Epistemology, or the study of knowledge, is “a way of understanding and explaining how I know what I know” (Crotty, 1998, p. 3). According to Denzin and Lincoln (2005), epistemological inquiry looks at the relationship between the knower and the knowledge, and asks “how do I know the world?” (p. 183). Epistemology is about how I make meaningful sense of our world. Logically, ontological beliefs confine epistemological beliefs (Annells, 1996; Crotty, 1998), yet there is epistemological latitude within ontological delimitations. For example, believing that a world exists independently of awareness does not necessitate that meaning exists in the same way.
For the purposes of this article, two opposing epistemological stances of objectivism and subjectivism are presented. Objectivism, as defined by Crotty (1998), is the belief that truth and meaning reside within an object and is independent of human subjectivity. Those declaring objectivity claim to remove all contextual factors to observe and know the phenomena as it exists independent of the human mind. Removal of human bias leads to the discovery of knowledge. What is being observed is not changed by the observer, nor is the observer being influenced by the observed. Adhering to an objectivist epistemology associated with a critical realist ontology as described here means that objects are believed to embody essences that are above and beyond the influence of humans, and these essences are discoverable through impartial observation. Knowledge is universally applicable because the essence of the object does not change regardless of who is studying the object. The goal of science is to discover the essences that reveal natural, universal laws of Truth (Nicholls, 2009). Finally, the purpose of knowledge from this epistemological standpoint is often used to explain, predict, and control (Grant & Giddings, 2002).
Subjectivism is the belief that knowledge is “always filtered through the lenses of language, gender, social class, race, and ethnicity” (Denzin & Lincoln, 2005, p. 21). While not a denial that an external reality exists, a subjective epistemology recognizes knowledge as value laden. Unaffected and universal knowledge of an external reality is not possible beyond individual reflections and interpretations. Observations are influenced by the observer and the observer is influenced by the observed. An example of subjective knowledge is the image of a Rubin Vase that can be interpreted as either a white vase on a black background or two persons facing each other. The image perceived is dependent on the person perceiving—there is no right or wrong image. The goal of subjective research is to develop understanding, increase sensitization to ethical and moral issues, and personal and political emancipation (Denzin & Lincoln, 2005).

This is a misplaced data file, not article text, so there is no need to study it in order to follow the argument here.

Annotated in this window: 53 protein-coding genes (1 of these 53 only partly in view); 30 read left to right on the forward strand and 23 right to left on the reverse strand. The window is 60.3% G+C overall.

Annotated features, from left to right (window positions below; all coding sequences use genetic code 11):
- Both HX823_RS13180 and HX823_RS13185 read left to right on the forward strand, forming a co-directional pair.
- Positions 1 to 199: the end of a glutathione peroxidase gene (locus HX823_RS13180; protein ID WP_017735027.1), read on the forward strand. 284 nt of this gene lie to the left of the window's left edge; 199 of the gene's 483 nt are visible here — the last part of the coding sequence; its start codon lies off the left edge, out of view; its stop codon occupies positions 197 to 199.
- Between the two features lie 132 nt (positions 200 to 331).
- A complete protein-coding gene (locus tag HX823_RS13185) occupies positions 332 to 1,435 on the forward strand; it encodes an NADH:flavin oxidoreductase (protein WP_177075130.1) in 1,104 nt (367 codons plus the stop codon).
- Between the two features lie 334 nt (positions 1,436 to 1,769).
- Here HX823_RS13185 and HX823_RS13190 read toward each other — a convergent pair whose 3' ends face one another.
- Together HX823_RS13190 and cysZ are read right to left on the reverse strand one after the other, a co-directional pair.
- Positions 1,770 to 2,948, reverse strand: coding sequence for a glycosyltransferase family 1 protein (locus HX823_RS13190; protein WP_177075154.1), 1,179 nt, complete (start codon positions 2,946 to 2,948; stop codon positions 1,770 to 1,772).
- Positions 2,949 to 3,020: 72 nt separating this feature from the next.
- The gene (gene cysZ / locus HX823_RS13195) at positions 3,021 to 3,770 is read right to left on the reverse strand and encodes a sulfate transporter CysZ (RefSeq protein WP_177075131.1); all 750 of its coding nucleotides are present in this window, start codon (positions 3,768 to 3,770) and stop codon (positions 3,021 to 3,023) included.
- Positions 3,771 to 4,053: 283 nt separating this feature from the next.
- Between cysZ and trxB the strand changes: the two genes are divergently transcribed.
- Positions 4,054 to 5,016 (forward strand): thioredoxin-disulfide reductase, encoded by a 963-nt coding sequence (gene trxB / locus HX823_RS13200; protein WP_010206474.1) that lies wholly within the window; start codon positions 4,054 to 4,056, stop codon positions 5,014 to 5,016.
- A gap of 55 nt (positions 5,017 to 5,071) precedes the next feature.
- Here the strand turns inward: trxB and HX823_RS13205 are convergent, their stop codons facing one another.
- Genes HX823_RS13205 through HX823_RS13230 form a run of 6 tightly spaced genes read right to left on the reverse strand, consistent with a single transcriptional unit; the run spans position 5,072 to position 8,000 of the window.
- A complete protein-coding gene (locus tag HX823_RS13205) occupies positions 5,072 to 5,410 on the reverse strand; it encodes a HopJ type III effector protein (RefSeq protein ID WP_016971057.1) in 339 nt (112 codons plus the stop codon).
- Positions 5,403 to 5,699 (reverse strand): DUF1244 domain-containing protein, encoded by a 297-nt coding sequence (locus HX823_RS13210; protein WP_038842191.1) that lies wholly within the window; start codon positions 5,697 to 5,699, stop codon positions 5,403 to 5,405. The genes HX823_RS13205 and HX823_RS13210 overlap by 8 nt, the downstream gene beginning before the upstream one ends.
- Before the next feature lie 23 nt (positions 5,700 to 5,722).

“To ensure a strong research design, researchers must choose a research paradigm that is congruent with their beliefs about the nature of reality” (Mills, Bonner, & Francis, 2006, p. 2). Paradigm refers to “a system of ideas, or world view, used by a community of researchers to generate knowledge. It is a set of assumptions, research strategies and criteria for rigour that are shared, even taken for granted by that community” (Fossey, Harvey, McDermott, & Davidson, 2002, p. 718). Denzin and Lincoln (2005) define paradigms as the researcher’s “net” that holds the ontological, epistemological, and methodological beliefs, and refer to the “taken for granted” aspects of a paradigm as “first principles, or ultimates” (p. 183). In addition, while there is some room for debate within a specific paradigm, consensus is strong overall (Clark, 1998). For the purposes of this article, the postpositivist, constructionist, and interpretivist paradigms will be explored. I chose these paradigms to reflect the movement in qualitative research away from a foundationalist to antifoundationalist research (Denzin & Lincoln, 2005).
The postpositivist paradigm is conceptualized as having an objectivist epistemology and critical realist ontology (Annells, 1997). “Critical implies that, as in positivism, the need for rigour, precision, logical reasoning and attention to evidence is required, but unlike positivism, this is not confined to what can be physically observed” (Crossan, 2003, p. 53). Postpositivists believe that maintaining the certainty that absolute truth is discoverable through science is untenable in today’s world (Letourneau & Allen, 2006). This paradigm accepts that truth and universal laws exist but discovery of these truths is near impossible. Postpositivists expect to progress closer to the truth while recognizing that discoveries are only partial segments or approximations of truth (Clark, 1998). Due to its critical realist ontology, postpositivist scholars accept that knowledge is fallible because it is shaped by contextual influences (McEvoy & Richards, 2003), but trusting that objective investigation will bring us closer to the truth.